Environment Management practice describes proactive activities carried out to keep the environment reasonably secure during the application operation.
Proactive work on application security is not over once the application becomes operational. New security features and patches are continuously released until the technology stack you’re using becomes obsolete.
Most technology in your application stack is not secure by default. Due to issues like backwards compatibility or ease of setup, you often need to explicitly turn security features on. This topic is handled by the Configuration Hardening stream.
For most of the technologies you’re relying on, vulnerabilities are discovered throughout the application lifecycle and new versions fixing those will be released. This is why it is important to keep up with information about new vulnerabilities and react accordingly. The activities leading to this goal are described by the Patching and Updating stream.
|A: Configuration Hardening||B: Patching and Updating|
|Maturity 1 - Best-effort patching and hardening||Prioritized best-effort hardening||Prioritized best-effort patching|
|Maturity 2 - Formal process with baselines in place||Hardening baseline and guidelines available||Formal process covering the full stack|
|Maturity 3 - Conformity with continuously improving process enforced||Detection and handling of non-conformities||Consolidated update process with SLA and reporting|
A: Configuration Hardening
This stream describes activities leading to security-relevant configuration of your whole technology stack, from software-defined infrastructure up to configuring your software dependencies and libraries.
Most evident security configuration is carried out.
You acknowledge the importance of configuration hardening of third party components your applications are using. You don’t have an official process yet. However, at least define the relevant scope for this activity take the first steps. You know and acknowledge the responsibility for hardening of the particular components.
Work with publicly available information sources (open source projects, vendor documentation, blog articles), increasing your know-how from those and implementing at least “low hanging fruits”.
Better efficiency due to established baselines.
Within the scope relevant for this activity, define hardening baselines for particular components. The affected teams know and acknowledge them. This typically leads to a standard way of deploying the affected components over the organization.
The baselines have an owner responsible for keeping them up to date (e.g. if new best practices or features are available with new versions) and adapting them according to trustworthy sources. Both new and existing systems are part of the hardening process.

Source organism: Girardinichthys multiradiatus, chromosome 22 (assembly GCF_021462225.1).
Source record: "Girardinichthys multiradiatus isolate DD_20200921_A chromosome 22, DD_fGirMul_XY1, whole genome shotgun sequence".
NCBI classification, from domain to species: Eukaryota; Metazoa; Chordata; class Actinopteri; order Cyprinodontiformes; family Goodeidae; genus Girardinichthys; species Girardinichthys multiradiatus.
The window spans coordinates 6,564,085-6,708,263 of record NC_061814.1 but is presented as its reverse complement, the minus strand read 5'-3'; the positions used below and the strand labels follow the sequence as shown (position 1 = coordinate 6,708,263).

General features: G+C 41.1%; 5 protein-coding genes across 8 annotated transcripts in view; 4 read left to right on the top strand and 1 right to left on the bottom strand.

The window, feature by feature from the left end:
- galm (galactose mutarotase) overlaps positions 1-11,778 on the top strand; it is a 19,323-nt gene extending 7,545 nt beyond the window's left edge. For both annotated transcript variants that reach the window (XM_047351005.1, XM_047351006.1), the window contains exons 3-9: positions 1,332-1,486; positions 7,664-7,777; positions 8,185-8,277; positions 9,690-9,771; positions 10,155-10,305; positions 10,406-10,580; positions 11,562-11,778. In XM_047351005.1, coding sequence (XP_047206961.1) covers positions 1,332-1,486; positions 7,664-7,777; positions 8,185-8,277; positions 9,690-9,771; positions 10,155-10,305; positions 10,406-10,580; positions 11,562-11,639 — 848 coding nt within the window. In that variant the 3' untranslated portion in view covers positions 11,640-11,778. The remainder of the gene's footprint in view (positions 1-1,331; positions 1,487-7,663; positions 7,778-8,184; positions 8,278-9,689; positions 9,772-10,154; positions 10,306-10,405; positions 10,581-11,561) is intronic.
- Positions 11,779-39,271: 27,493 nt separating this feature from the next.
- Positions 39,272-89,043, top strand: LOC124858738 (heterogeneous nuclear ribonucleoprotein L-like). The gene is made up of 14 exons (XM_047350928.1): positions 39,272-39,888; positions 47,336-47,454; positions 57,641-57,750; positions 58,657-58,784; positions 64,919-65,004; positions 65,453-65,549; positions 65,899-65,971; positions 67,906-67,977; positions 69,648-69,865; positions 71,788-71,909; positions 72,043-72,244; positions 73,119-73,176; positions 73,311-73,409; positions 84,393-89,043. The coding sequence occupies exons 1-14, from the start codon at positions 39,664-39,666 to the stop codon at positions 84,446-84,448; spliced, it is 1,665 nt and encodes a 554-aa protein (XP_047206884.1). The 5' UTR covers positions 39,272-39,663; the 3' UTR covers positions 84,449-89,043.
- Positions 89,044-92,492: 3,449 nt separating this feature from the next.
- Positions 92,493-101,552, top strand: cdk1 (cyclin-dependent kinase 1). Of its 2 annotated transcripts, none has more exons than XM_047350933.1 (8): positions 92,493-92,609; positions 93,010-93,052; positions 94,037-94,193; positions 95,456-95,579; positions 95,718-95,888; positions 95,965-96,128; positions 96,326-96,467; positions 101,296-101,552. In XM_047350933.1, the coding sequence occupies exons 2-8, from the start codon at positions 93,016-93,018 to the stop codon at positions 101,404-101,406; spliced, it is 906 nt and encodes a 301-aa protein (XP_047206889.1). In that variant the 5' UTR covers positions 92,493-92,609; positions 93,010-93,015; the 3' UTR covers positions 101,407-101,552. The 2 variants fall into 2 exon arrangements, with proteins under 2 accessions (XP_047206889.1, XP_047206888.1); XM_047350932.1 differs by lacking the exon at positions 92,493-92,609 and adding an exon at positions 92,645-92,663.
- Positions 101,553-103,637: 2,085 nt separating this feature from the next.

In larger environments, derive configuration of all instances from your own master, where there is already common ground work. Consider using automated tools for hardening configuration.
Profound knowledge about state of hardening measures across the organization.
Track and evaluate conformity with the hardening baselines. Triage and handle nonconformities as security findings according to rules and SLAs stemming from the defect management practice. Automated measures ensuring self-healing of critical configuration mistakes and alerting relevant stakeholders are in place if sensible.
Verify the validity of the current hardening baselines in the component update process. Incorporate relevant changes in the baselines and in the auditing measures.
Periodically audit the continuous improvement process for the baselines and act upon the resulting findings.
B: Patching and Updating
This stream describes activities leading to transparency and lowered risk stemming from relying on vulnerable versions components.
Mitigated prominent issues in 3rd party code.
Identify applications and 3rd party application components which need to be updated or patched, including the underlying operating system, application server or 3rd party code library.
Carry out patching activities according to best-effort. However, define the update process at least on a high level (e.g. testing the patches don’t break anything). Use opportunities like maintenance windows for best-effort patching.
Share knowledge of the patching process for components. . Teams cooperate if necessary. You can carry out patching anytime in case of need (e.g. exploit for a 3rd party component publicly available).
You can find out the versions of all components in use to evaluate whether you are affected by a particular public security vulnerability.
Reliable handling of 3rd party code issues
Define and document the update process across the full stack. You don’t rely on available patches provided by vendors only; you use external sources systematically to gather intelligence about zero day vulnerabilities, and take appropriate risk mitigation steps.
There is a guidance for prioritization of particular updates, including concerns important to your organization like the criticality of the application, or severity of security issues. Schedule updates (without necessary relevancy to known issues), e.g. using a patch/upgrade calendar of vendors.
If there is a known critical issue while the patch is not available yet, triage and handle this issue (e.g. by finding workarounds, monitoring measures, or even switching off the affected applications).
Full visibility into the current patch state over the organization
You have very good insight (e.g. through a dashboard) of the patching strategy across the organization and full stack. You triage and handle missing updates according to rules and SLAs stemming from the defect management practice. It is guaranteed that patching can take place anytime so that SLAs can be adhered to.
If there are applications with worse patch level, the situation is analyzed and corrective actions are performed if reasonable.